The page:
Bowton’s Yard made famous by Samuel Laycock c.1880s © Tameside Image Archive
Bowton’s Yard was a residential area of Stalybridge consisting of 12 houses. The area has since been redeveloped and is now the site of the Tesco petrol station. The lives of it’s residents have been immortalised in one of Samual Laycock’s most famous poems. Although the poem would suggest Laycock and his family lived here, at Number 5, it’s belived this is in fact more poetic licence than the actual truth. 
The poem is written in Lancashire dialect. See if you can read it. How do you sound? Can you work out what it says about the characters at each of the different houses? Have a listen to the poem being read in the video beow. And if you really need a translation, you can find one along with more photos of Bowton’s Yard in this TMBC Local Studies REACHING OUT learning resource.
At number one, i’ Bowtons yard, mi gronny keeps a skoo,
But hasn’t mony scholars yet, hoo’s only one or two;
They sen th’owd woman’s rather cross,-well, well, it may be so;
Aw know hoo box’d me rarely once, an’ pood mi ears an’ o.
At number two lives widow Burns -hoo weshes clooas for folk
Their Billy, that’s her son, gets jobs at wheelin’ coke;
They sen hoo coarts wi’ Sam-o’-Neds, at lives at number three;
It may be so, aw conno tell, it matters nowt to me.
At number three, reet facin’ th pump, Ned Grimshaw keeps a shop;
He’s Eccles-cakes, an’ gingerbread, an’ treacle beer, an pop;
He sells oat-cakes an’ o, does Ned, he has boath soft an’ hard,
An’ everybody buys off him ‘at lives i’ Bowtons yard.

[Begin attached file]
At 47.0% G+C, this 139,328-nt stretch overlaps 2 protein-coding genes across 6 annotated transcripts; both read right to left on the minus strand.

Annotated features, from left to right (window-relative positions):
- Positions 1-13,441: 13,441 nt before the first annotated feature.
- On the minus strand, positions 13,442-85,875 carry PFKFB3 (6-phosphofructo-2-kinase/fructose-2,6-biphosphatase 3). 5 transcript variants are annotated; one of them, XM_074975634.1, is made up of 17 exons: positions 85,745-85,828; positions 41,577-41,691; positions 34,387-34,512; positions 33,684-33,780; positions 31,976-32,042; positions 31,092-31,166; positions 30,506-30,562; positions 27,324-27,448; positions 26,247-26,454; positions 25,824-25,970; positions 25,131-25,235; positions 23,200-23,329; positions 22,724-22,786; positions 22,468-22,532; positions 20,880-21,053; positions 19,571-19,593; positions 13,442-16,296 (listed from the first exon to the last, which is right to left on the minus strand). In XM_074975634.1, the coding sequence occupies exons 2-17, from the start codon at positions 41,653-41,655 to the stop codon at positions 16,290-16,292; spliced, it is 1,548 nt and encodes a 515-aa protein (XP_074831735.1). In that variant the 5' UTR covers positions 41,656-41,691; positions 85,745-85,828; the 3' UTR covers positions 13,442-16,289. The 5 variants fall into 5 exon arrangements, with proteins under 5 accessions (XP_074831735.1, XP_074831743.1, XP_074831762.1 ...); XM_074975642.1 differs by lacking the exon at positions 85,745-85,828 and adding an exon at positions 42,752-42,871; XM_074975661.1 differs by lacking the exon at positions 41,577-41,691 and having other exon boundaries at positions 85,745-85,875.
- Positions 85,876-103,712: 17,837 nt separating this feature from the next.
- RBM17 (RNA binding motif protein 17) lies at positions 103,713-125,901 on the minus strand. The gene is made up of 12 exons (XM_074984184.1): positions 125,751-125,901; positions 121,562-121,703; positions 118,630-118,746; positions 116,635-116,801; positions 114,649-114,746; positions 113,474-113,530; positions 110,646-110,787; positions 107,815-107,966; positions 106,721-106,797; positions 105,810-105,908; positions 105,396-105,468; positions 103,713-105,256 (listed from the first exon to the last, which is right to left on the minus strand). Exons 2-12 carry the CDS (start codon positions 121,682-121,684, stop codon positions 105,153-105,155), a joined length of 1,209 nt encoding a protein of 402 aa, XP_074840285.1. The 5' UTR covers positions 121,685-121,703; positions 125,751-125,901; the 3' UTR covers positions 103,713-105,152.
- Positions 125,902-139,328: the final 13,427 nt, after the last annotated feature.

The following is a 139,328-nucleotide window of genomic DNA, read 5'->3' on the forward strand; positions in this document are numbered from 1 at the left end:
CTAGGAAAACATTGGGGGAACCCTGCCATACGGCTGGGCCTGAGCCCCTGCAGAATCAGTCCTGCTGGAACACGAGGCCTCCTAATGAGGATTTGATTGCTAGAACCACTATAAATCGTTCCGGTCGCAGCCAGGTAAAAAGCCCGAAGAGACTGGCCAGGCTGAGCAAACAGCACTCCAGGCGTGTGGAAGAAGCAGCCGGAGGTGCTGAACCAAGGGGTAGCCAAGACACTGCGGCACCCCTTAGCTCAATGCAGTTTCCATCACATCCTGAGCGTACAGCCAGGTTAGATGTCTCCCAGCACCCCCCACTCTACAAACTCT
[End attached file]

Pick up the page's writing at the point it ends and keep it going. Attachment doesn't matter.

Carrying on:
At number four Jack Blunderick lives ; he goes to th’ mill an’ wayves
An’ then, at th’ week-end, when he’s time, he pows a bit an’ shaves;
He’s badly off, is Jack, poor lad ; he’s rayther lawm, they sen,
An’his childer keep him deawn a bit-aw think they’n nine or ten.
At number five aw live mysel’, wi’ owd Susannah Grimes.
But dunno loike so very weel-hoo turns me eawt sometimes;
An’ when awm in there’s ne’er no leet, aw have to ceawer i’ th’ dark;
Aw conno pay mi lodgin’ brass, becose awm eawt o’ wark.
At number six, next dur to us, an close o’th’ side o’th’ speawt,
Owd Susie Collins sells smo’ drink, but hoo’s welly allis beawt;
But heaw it is that is the case awm sure aw conno tell,
Hoo happen maks it very sweet, an’ sups it o hersel!
At number seven there’s nobdy lives, they left it yesterday,
Th’ bum-baylis coom an mark’d their things, and took ’em o away;
They took ’em in a donkey-cart-aw know nowt wheer they went
Aw recon they’n bin ta’en and sowd becose they owed some rent.
At number eight-they’re Yawshur folk theres only th’ mon an woife,
Aw think aw neer seed nicer folk nor these i’ o mi loife;
Yo’ll never yer em foin’ eawt, loike lots o, married folk,
They allis seem good-tempered like, an ready wi a joke.
At number nine th’ owd cobbler lives- th’owd chap ‘at mends my shoon,
He’s getting very weak an’ done, hell ha’ to leov us soon;
He reads his Bible every day, an sings just loike a lark,
He says he’s practisin’ for heaven-he’s welly done his wark.
At number ten James Bowton lives-he’s th’ noicest heawse i’th’ row;
He’s allis plenty o’ sum’at t’ eat, an lots o’ brass an’ o;
An’ when he rides an’ walks abeawt he’s dress’d up very fine,
But he isn’t hawve as near to heaven as him at number nine.
At number ‘leven mi’ uncle lives-aw co him uncle Tum,
He goes to concerts, up an deawn an’ plays a kettle-drum;
I’ bands o’ music, an’ sich things, he seems to tak’ a pride,
An allis maks as big a noise as o i’ th’ place beside.
At number twelve, an’ th’ eend o’ th row, Joe Stiggins deals i’ ale;
He’s sixpenny, an’ fourpenny, dark-coloured, an he’s pale
But aw ne’er touch it, for aw know it’s ruined many a bard-
Awm th’ only chap as doesn’t drink ‘at lives i’ Bowton’s yard.
An’ neaw awve done aw’ll say good-bye, an’ leave yo’ for awhile;
Aw know aw have n’t towd mi tale i’ sich a first-rate style;
But iv yor’e pleased awm satisfied, an’ ax for no reward
For tellin’ who mi nayburs are at live i’ Bowton’s yard.
 History Uncovered : Bowton’s Yard, Samuel Laycock and Stalybridge by Bob Alston, August 12th 2021